• Visit the forum at least once each day
  • Keep posts clean and move off-topic posts to appropriate categories
  • Communicate with unruly members and advise them of the consequences of disruptive behavior
  • Edit postings when necessary so that they conform to the forum's content guidelines
  • Delete or move single posts or entire threads when necessary
  • Lock or unlock posts as required

Supporting your volunteer moderators once they've assumed their new roles is also critical. Be sure to communicate frequently with them, recognize and reward their contributions and give them some time off occasionally so they don't get burned out.

Moderator Conduct

To promote cohesiveness and decorum, moderators should be responsible for their own "code of conduct." While similar to general forum rules, moderator codes of conduct are intended to preserve neutrality, authority and confidentiality. Below is a list of suggestions for your consideration. Prospective moderators should agree to:

  • Be respectful of all members, each other, and represent your forum with professionalism
  • Be discreet and maintain confidentiality regarding moderator activities and member information
  • Consider member feelings before hitting the submit button, both in public forums and private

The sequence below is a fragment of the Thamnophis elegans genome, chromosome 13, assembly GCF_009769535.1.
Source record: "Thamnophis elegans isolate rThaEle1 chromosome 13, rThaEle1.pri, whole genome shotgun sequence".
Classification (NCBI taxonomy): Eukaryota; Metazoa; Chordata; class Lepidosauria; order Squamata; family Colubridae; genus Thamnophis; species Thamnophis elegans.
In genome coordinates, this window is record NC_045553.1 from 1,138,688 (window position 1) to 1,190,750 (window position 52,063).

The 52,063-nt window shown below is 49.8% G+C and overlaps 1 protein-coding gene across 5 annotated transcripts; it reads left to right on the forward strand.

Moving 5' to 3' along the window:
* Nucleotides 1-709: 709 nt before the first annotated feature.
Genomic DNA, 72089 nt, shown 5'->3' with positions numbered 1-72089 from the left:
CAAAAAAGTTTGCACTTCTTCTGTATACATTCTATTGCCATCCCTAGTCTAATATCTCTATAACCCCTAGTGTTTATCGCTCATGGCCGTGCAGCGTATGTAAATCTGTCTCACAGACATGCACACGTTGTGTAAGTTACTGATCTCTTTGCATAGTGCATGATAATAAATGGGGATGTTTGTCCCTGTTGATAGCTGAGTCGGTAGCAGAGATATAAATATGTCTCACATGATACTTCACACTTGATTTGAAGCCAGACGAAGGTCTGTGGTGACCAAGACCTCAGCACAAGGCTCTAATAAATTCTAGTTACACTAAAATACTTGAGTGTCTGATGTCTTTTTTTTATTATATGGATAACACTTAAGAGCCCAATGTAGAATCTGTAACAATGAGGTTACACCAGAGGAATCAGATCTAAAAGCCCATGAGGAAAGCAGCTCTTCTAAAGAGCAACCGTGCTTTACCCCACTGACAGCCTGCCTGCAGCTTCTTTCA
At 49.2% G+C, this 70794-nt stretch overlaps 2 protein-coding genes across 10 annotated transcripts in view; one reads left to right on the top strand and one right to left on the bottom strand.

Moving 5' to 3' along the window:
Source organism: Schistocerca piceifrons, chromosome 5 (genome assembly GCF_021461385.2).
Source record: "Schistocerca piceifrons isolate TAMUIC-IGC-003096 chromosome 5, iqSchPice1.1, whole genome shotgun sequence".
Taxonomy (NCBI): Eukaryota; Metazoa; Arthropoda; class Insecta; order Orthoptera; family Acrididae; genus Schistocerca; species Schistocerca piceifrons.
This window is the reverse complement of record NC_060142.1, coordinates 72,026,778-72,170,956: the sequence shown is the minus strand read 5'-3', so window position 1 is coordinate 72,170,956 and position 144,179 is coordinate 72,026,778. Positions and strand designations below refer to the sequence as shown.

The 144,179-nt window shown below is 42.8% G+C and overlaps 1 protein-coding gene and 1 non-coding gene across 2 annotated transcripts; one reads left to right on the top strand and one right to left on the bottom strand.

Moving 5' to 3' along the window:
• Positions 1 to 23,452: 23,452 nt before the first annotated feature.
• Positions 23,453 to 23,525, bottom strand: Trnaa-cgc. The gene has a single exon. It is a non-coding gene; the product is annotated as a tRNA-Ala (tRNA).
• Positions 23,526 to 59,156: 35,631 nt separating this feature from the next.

• Deleting member posts should be done only after conferring with the forum admin or other moderators
  • Resign from moderator duties if there is a breach of confidentiality or the code of conduct is not followed

Moderation Tips

Because each forum and its audience are unique, moderation styles and guidelines will differ. Consequently, you'll want to craft your own strategy as it applies to your community. As a general overview of forum moderation practices, the list below provides a starting point.

  • Be professional: Personality is good but don't take liberties or get lazy. Try to use correct grammar, punctuation and capitalization when you're typing. How you present yourself reflects upon your forum and people's perceptions.
  • Watch out for trolls and spammers. Always be vigilant and proactively seek them out and take action to minimize their annoying posts.
  • Watch for members abusing other members. Don't tolerate flaming; disagreements are fine but any more than that will discourage guests from joining and drive quality members from your forum. Make sure everyone has a chance to participate.
  • Choose forum staff carefully. Make sure the people you choose lead by example and are patient and fair.
  • To expand on the previous point; watch for troublesome forum staff. Don't let moderators intimidate other members or dole out unnecessarily harsh penalties for infractions. Conversely, timid moderators can be just as harmful to the health of your forum.


As your forum community grows and more people participate in the discussion, you'll most likely be amazed by the things people say. You're the host, so the responsibility for maintaining a functional environment falls to you. A good moderating strategy will help that goal immensely. Hopefully this article has provided a solid reference for establishing a moderating plan for your community. For more tips, tricks and strategies on building your forum, please refer to our previous articles in this series. Thanks for reading!